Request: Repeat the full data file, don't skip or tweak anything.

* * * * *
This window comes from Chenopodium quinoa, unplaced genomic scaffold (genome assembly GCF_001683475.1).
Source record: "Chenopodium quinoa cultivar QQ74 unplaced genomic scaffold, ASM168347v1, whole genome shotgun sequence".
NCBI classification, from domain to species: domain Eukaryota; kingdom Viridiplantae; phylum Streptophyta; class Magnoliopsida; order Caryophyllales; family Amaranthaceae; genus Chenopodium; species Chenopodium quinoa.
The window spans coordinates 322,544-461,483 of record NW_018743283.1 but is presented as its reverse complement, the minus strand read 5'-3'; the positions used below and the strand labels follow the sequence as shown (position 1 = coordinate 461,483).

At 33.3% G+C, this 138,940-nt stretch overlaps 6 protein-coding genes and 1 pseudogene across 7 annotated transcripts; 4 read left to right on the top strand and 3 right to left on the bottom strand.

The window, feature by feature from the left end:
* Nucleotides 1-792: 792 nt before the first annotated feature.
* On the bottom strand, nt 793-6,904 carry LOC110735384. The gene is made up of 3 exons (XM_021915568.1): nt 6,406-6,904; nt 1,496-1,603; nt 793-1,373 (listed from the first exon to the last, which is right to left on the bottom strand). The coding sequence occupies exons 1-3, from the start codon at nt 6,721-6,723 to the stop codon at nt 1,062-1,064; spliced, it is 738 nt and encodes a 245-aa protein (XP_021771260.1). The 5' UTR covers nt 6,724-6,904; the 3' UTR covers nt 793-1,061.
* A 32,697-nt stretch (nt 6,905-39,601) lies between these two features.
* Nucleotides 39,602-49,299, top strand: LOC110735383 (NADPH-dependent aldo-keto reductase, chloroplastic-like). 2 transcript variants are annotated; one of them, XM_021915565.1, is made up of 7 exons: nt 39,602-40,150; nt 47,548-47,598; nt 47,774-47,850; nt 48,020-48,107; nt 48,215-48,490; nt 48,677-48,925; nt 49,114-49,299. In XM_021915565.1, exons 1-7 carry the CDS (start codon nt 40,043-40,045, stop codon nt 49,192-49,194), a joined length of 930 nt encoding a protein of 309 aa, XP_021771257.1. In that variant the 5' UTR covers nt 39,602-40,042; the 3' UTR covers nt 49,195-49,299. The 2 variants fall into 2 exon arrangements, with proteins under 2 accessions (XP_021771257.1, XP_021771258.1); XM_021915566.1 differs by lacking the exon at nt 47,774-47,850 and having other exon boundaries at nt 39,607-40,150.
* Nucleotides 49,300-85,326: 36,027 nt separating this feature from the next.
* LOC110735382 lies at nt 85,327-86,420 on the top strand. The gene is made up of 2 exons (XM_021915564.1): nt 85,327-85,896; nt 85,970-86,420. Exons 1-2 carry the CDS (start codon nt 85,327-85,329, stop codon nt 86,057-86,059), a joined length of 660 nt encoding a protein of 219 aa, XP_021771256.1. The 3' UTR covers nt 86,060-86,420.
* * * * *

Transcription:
This window comes from Chenopodium quinoa, unplaced genomic scaffold (genome assembly GCF_001683475.1).
Source record: "Chenopodium quinoa cultivar QQ74 unplaced genomic scaffold, ASM168347v1, whole genome shotgun sequence".
NCBI classification, from domain to species: domain Eukaryota; kingdom Viridiplantae; phylum Streptophyta; class Magnoliopsida; order Caryophyllales; family Amaranthaceae; genus Chenopodium; species Chenopodium quinoa.
The window spans coordinates 322,544-461,483 of record NW_018743283.1 but is presented as its reverse complement, the minus strand read 5'-3'; the positions used below and the strand labels follow the sequence as shown (position 1 = coordinate 461,483).

At 33.3% G+C, this 138,940-nt stretch overlaps 6 protein-coding genes and 1 pseudogene across 7 annotated transcripts; 4 read left to right on the top strand and 3 right to left on the bottom strand.

The window, feature by feature from the left end:
* Nucleotides 1-792: 792 nt before the first annotated feature.
* On the bottom strand, nt 793-6,904 carry LOC110735384. The gene is made up of 3 exons (XM_021915568.1): nt 6,406-6,904; nt 1,496-1,603; nt 793-1,373 (listed from the first exon to the last, which is right to left on the bottom strand). The coding sequence occupies exons 1-3, from the start codon at nt 6,721-6,723 to the stop codon at nt 1,062-1,064; spliced, it is 738 nt and encodes a 245-aa protein (XP_021771260.1). The 5' UTR covers nt 6,724-6,904; the 3' UTR covers nt 793-1,061.
* A 32,697-nt stretch (nt 6,905-39,601) lies between these two features.
* Nucleotides 39,602-49,299, top strand: LOC110735383 (NADPH-dependent aldo-keto reductase, chloroplastic-like). 2 transcript variants are annotated; one of them, XM_021915565.1, is made up of 7 exons: nt 39,602-40,150; nt 47,548-47,598; nt 47,774-47,850; nt 48,020-48,107; nt 48,215-48,490; nt 48,677-48,925; nt 49,114-49,299. In XM_021915565.1, exons 1-7 carry the CDS (start codon nt 40,043-40,045, stop codon nt 49,192-49,194), a joined length of 930 nt encoding a protein of 309 aa, XP_021771257.1. In that variant the 5' UTR covers nt 39,602-40,042; the 3' UTR covers nt 49,195-49,299. The 2 variants fall into 2 exon arrangements, with proteins under 2 accessions (XP_021771257.1, XP_021771258.1); XM_021915566.1 differs by lacking the exon at nt 47,774-47,850 and having other exon boundaries at nt 39,607-40,150.
* Nucleotides 49,300-85,326: 36,027 nt separating this feature from the next.
* LOC110735382 lies at nt 85,327-86,420 on the top strand. The gene is made up of 2 exons (XM_021915564.1): nt 85,327-85,896; nt 85,970-86,420. Exons 1-2 carry the CDS (start codon nt 85,327-85,329, stop codon nt 86,057-86,059), a joined length of 660 nt encoding a protein of 219 aa, XP_021771256.1. The 3' UTR covers nt 86,060-86,420.